Interview with Kristy Kiernan

Thursday, April 8, 2010

I'd like to thank Kristy Kiernan, author of Between Friends, Matters of Faith, and Catching Genius for allowing me to interview her! Also, thanks to her publicist, Kathryn, for arranging this!

1. I really enjoyed reading this book! The topics in the book varied and made me think. What was your inspiration for this book?

Between Friends is about many different things, and so there were many different inspirations,but one that I remember clearly was visiting a friend who lives in Gainesville, which is a bog college town. In almost every public restroom I went in, there was a big ad on the back of the stall door for an infertility clinic that was paying a lot of money for egg donations. It got me to thinking about the ethics of paying to make a life versus organ donation, in which it is illegal to pay to save a life.

2. Yup, I know Gainesville.. my sister went to school there. =) I really thought the topic of paying for egg donations vs. paying for organ donation was very thought provoking! What kind of research did you do, if any, about fertility and reproduction? Did you learn anything you didn't expect?

I do a tremendous amount of research for my books. Sometimes I get lost in the research and forget that I need to actually write a book. All of the research doesn't wind up in the books, but I think readers can tell whether you know what you're talking about or not, and if they question it, then they question the story, and worse, they question the characters. My research consists of any and everything I can get my hands on. I read non-fiction, magazine articles, online articles and discussions boards, watch documentaries, e-mail with experts, visit locales (which is really tough as I most often write about the beach). The only thing I don't do is read fiction about what I'm writing about. I don't want to inadvertently use something. Or, worse, find out that someone else has done something similar, freak out, and get stuck or abandon the project altogether.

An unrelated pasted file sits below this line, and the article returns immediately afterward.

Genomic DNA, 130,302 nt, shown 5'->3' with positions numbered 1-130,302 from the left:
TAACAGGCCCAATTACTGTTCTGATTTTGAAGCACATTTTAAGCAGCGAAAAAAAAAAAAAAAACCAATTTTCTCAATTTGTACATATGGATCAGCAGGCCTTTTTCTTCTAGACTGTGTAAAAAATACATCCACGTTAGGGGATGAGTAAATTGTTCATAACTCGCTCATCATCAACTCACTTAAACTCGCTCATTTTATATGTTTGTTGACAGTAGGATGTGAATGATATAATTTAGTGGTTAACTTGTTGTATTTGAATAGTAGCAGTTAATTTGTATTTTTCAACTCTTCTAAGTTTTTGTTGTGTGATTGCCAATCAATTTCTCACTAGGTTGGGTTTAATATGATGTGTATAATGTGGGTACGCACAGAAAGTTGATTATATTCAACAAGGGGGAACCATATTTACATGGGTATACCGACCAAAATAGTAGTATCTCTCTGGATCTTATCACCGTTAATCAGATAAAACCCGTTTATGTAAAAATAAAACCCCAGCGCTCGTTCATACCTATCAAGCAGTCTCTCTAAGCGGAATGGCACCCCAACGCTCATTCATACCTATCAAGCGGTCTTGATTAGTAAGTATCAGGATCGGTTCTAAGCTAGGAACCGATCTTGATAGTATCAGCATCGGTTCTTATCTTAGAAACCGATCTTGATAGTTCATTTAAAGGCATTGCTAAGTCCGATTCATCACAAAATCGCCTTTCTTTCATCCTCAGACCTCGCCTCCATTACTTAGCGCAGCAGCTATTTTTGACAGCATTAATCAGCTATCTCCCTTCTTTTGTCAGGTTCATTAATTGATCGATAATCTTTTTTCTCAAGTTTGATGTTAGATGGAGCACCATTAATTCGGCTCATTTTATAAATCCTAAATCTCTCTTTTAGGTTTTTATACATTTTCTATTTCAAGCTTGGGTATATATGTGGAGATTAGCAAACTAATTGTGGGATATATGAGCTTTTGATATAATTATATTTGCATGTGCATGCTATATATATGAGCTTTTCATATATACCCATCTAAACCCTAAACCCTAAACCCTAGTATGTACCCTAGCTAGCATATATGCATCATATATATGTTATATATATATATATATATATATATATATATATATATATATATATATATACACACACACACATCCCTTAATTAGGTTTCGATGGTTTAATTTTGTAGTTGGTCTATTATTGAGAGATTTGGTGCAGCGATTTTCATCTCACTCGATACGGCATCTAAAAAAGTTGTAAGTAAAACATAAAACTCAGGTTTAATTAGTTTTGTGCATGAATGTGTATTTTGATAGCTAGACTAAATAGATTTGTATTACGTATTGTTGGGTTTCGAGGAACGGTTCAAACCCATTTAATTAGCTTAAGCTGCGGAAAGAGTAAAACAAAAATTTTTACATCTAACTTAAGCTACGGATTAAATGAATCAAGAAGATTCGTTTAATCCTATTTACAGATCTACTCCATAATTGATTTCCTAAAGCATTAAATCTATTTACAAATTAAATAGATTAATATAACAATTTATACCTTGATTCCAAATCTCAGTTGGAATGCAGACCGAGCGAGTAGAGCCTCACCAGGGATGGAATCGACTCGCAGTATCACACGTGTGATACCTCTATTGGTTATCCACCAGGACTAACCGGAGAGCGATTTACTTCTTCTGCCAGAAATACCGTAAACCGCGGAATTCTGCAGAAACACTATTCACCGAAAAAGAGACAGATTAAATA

3. I agree... I have read books before where I thought the author really didn't do the research and it was frustrating because they had some facts wrong! (I can think of one book in particular that I stopped reading for that issue).

I loved how the different storylines/issues you wrote about all sort of came together unexpectedly in the end! When you write, do you tend to map out the entire book first, or did any of the events just come to you after you had already started writing? How much did the book change from what you initially envisioned when you started writing it?